Now, double that voltage and series two Zs. The voltage across each Z is still V. If that is the case, the damping has remained unchanged. A quick simulation in Calsod showed exactly that the frequency response did not change a bit, therefore damping stays the same. A reasonable question, and one that John K raises, is what happens when nonidentical drivers are put in series...
__________________
Remember: life is ten per cent what happens to you, ten per cent how you respond to it, and eighty per cent how good your reflexes are when the Tall Ones come at your throat with their pincers. 

21st June 2005, 07:44 PM  #7 
diyAudio Member
Join Date: Jun 2005
Location: Kent, UK

The electrical damping factor on the back EMF may be the same for nice steady tones driving both identical series woofers, but it's unlikely to be the same in the real world because of one experimental observation.....
If you tap your finger on a woofer cone you'll probably hear a resonant thud, but short the terminals out and you get a shorter more damped and quieter sound. Put 2 in series shorted out and tap one cone and it will be resonant again but not as bad the open circuit version. This is because the generated current flowing is reduced by the other coil which in this situation just look like an approx 6R series resistor. Therefore any resonances etc that are different between the 2 woofers won't get the full damping. No problem though if everything is identical between the 2 woofers, but what chance of that is there in a real speaker cabinet with real woofers?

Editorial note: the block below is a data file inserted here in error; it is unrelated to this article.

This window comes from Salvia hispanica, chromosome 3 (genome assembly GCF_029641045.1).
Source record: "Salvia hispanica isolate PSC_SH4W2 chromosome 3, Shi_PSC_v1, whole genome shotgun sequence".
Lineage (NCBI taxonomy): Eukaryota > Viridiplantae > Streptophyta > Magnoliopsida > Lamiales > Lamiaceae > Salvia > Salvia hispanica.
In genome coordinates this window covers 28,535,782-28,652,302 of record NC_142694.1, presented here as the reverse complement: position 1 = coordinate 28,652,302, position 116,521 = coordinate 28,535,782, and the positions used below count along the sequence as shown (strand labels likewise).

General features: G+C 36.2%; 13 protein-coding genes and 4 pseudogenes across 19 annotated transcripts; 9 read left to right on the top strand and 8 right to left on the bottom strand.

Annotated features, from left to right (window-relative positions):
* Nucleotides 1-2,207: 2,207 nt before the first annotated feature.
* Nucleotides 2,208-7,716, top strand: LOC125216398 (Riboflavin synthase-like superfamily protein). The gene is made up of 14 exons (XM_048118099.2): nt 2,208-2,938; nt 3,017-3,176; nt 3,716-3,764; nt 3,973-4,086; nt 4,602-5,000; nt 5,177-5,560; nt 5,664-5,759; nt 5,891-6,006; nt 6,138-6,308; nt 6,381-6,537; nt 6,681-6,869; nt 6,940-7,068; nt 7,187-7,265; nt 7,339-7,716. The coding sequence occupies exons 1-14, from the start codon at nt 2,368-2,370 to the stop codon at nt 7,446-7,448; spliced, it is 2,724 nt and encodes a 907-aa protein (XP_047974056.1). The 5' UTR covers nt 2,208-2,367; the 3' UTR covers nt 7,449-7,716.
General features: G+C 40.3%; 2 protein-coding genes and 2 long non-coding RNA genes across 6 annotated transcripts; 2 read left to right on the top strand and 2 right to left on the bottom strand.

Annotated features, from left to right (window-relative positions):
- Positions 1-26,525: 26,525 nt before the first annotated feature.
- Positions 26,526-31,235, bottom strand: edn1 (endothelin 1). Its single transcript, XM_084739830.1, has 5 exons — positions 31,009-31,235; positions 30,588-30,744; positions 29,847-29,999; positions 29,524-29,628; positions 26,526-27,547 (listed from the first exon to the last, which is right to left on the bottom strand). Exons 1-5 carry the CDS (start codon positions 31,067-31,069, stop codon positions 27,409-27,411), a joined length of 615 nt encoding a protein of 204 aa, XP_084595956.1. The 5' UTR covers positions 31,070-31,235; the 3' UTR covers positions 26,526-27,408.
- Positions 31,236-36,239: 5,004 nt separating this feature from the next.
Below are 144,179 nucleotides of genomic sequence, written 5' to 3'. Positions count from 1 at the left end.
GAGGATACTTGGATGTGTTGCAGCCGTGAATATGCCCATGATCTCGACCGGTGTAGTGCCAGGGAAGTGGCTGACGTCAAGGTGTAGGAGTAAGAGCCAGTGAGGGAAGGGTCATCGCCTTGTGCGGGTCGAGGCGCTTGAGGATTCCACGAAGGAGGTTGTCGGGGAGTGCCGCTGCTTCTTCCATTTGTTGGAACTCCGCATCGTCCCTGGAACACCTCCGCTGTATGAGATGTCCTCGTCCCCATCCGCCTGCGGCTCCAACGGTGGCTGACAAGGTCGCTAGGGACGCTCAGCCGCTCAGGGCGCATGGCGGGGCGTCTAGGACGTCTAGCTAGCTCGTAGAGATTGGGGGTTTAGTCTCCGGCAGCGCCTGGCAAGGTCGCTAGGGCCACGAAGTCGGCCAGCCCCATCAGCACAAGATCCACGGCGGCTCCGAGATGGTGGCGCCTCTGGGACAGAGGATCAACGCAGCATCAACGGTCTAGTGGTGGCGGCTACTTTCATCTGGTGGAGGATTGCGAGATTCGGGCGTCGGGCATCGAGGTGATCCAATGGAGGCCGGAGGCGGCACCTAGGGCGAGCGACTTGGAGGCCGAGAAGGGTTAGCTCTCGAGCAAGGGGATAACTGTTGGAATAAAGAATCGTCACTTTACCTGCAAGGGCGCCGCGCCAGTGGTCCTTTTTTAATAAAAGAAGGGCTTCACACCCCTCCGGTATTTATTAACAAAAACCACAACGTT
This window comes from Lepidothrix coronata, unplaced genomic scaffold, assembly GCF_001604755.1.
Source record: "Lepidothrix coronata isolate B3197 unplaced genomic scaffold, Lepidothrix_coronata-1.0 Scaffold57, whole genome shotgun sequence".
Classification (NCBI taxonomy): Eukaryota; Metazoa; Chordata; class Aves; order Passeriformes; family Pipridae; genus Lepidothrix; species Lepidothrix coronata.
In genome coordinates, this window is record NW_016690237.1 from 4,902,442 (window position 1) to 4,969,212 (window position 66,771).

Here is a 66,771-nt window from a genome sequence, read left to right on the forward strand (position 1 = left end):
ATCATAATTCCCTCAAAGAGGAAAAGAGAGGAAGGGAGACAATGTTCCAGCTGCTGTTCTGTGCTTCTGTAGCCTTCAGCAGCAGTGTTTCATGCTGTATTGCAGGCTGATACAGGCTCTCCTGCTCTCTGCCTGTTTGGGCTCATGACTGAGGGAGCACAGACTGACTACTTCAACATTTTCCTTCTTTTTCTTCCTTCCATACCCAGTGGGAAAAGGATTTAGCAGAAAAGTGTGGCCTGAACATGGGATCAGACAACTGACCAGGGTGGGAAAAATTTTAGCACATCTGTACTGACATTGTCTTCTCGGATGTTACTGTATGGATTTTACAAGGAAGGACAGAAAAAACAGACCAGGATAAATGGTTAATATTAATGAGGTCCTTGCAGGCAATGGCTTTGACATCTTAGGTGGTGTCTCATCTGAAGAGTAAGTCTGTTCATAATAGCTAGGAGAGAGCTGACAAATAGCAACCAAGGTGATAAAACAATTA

21st June 2005, 11:15 PM  #8  
diyAudio Member
Join Date: Sep 2004
Location: California

good thoughts but still no clear concise answer
Quote:
Take care Quote:
Heres my issue my mids are very stable through therie operating rage at 4.9 to 5.1 ohms therfore in parallel 2.5 ohms and series 10 ohms. the amps are meitners w/67 volt mains and max current output of 35 amps (not continuous probably more like 18 amps. refering to Otawa's (probably misspelled) contention that impedance drops to 1/6th of nominal impedance we get this Parallel max i = (672)/2.5 * 6 =~ 170 amps Series max i = (672)/10 * 6 = 39 amps parallel seems like a better option presently the system is parallel and it does bleed out well below pushing the preamp (also meitner). But to generate a comparable crossover to just see will cost about 300 buckc it is all 8 gauge northcreek coils and their caps not to mention tearing the speakers apart and rebalancing the tweeters. Thanks for your thoughts Take care 

21st June 2005, 11:31 PM  #9  
diyAudio Moderator

Quote:
__________________
Remember: life is ten per cent what happens to you, ten per cent how you respond to it, and eighty per cent how good your reflexes are when the Tall Ones come at your throat with their pincers. 

22nd June 2005, 05:30 AM  #10 
diyAudio Member
Join Date: Sep 2004
Location: California

hmmm
I am onn my way to the gym but I am not sure. I will have to think about it but if the amps are taken out of it there is no damping (electrical)  the damping characteristic is due to i not v. And we must be able to define the power dissapation in an equation such I squared R, where R is the output resistance of the amp.
I appreciate your input Take care